Wednesday 8 January 2014

Browser for your OS X Time Machine Backups (Updated)

A few years back I was very excited about a browser for OS X's Time Machine called Time Tracker. It probably still works, but remains in its very early "unpolished" state (in the author's own words). So here's another one that I've been using for a while now, one I personally think is well polished and much better.

BackupLoupe by soma-zone — Advanced Browsing for Time Machine

If you're not paying attention to Time Machine as it backs up, you won't see the size differences—and even if you are, there's no easy way to see individual file differences. In some ways that's the beauty of Time Machine—it's totally set and forget, completely out of the way. But sometimes you want to take a closer look... and that's where BackupLoupe comes in.

BackupLoupe is useful for diagnosing why Time Machine is so slow, or why the last backup was 32 GB even though you don't think you changed anything, or even checking that there was actually a 10 GB backup after you imported your holiday photos into iPhoto...

It's well worth the $5 USD (which I paid after using it for a while—there's no copy protection, but its cheap and very useful).

High Level Differences

The main feature in my view is being able to see the differences between any two successive backups. That is, on top of the normal browsing features of Apple's own Time Machine interface (browsing for a file, viewing/restoring it).

Basic BackupLoupe interface—colours indicate where the big chunks of backup data have gone, and you can easily dig down into backups to see exactly what changed.

My first use of BackupLoupe was looking for cache data, logs and other essentially temporary/transient files that really didn't need to be backed up on my previous, slower Mac. Some applications do indeed prevent their cache files being backed up, but there's some caches (like my email application's local cache of my already-remotely-backed-up-emails) that just doesn't need to be backed up every hour, slowing the rest of the backup down, and ultimately using up space that would otherwise allow longer-term backups of my important data.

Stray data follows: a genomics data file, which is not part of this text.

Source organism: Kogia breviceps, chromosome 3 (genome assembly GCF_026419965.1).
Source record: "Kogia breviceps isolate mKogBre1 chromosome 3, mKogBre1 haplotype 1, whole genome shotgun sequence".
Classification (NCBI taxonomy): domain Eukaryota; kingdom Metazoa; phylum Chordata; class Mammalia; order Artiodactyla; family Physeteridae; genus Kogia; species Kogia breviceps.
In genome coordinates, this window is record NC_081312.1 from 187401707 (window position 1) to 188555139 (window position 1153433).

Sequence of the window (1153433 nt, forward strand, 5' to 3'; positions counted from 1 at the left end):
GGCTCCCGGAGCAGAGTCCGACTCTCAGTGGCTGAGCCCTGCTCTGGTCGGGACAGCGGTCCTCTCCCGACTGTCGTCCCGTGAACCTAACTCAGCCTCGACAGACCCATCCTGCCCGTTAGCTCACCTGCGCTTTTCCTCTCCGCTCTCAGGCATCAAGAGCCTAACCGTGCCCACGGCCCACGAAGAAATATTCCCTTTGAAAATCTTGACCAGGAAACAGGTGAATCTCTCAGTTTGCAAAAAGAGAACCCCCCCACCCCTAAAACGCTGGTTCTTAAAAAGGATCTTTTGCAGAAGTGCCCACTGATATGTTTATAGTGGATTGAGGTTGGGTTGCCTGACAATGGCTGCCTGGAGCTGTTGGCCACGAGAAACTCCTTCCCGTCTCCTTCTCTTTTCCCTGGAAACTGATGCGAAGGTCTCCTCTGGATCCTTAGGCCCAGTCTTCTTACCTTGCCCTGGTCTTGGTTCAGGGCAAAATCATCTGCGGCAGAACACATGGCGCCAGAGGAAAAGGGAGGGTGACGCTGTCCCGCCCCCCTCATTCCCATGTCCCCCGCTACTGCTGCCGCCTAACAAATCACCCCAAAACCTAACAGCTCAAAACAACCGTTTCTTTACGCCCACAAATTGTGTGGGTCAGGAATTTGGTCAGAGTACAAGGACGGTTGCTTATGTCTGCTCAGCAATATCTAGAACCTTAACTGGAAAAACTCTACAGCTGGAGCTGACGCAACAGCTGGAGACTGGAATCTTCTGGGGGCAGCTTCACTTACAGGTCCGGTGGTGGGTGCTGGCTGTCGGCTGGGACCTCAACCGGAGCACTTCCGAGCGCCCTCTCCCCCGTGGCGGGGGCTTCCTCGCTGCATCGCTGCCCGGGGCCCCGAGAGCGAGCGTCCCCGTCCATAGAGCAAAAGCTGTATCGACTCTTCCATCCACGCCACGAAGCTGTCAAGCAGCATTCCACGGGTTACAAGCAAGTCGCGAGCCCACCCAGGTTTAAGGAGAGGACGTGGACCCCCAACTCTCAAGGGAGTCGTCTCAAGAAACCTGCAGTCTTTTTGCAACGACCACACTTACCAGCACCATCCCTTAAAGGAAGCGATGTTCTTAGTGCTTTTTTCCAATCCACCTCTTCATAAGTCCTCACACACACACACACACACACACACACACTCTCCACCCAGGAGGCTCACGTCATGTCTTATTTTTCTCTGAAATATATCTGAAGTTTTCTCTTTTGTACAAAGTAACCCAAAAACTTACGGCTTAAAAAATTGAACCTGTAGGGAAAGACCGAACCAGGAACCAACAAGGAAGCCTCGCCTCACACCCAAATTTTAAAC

File Changes

BackupLoupe also works with MobileBackups. These are the backups that Time Machine does when it can't find any of your Time Machine disks (e.g. when you're away from the office/desk), so that you still have hourly backups, even though they're not on a redundant/separate disk. They proved quite useful recently when I was playing a game and several save files were lost due to a bug in the game's UI.

Thanks to Time Machine, the files were backed up exactly as they had been about 45 minutes earlier. Thanks to BackupLoupe it was very easy to see which ones had changed (updated, and thus OK), and which had been lost (deleted, and needing to be restored).

MobileBackups saved my saved games, BackupLoupe showed me which files had changed and how, even though I would otherwise have no idea which file is which.
And if you want to see how and when the file has changed over time, you can do that too. Just open up the 'History' panel to see a list of backed up versions of the file. Double-clicking takes you to that revision in the backup history, or right-click to bring up the 'Show Differences' option, which opens the two versions of the file in Apple's excellent FileMerge application, showing you the actual changes to the file, side-by-side.

See detailed file changes with the 'History' side panel. Bringing up the context menu allows you to see differences between snapshots in FileMerge.

All up a very useful application, if you want to delve a little deeper into your Time Machine backups, see exactly what is being backed up, see how big each incremental backup is, what files are changing and how, and look for possible exclusions to speed things up and save space.


Anonymous said...

Browser for the time and slot has been highlighted for the success of the humans. The changes of the browser has been sentimental for the potentially send items for the humans. The range of the software is good for the needs of the students and teachers.

Stan Kirchner said...

Another example of use of incremental file backup , thanks!

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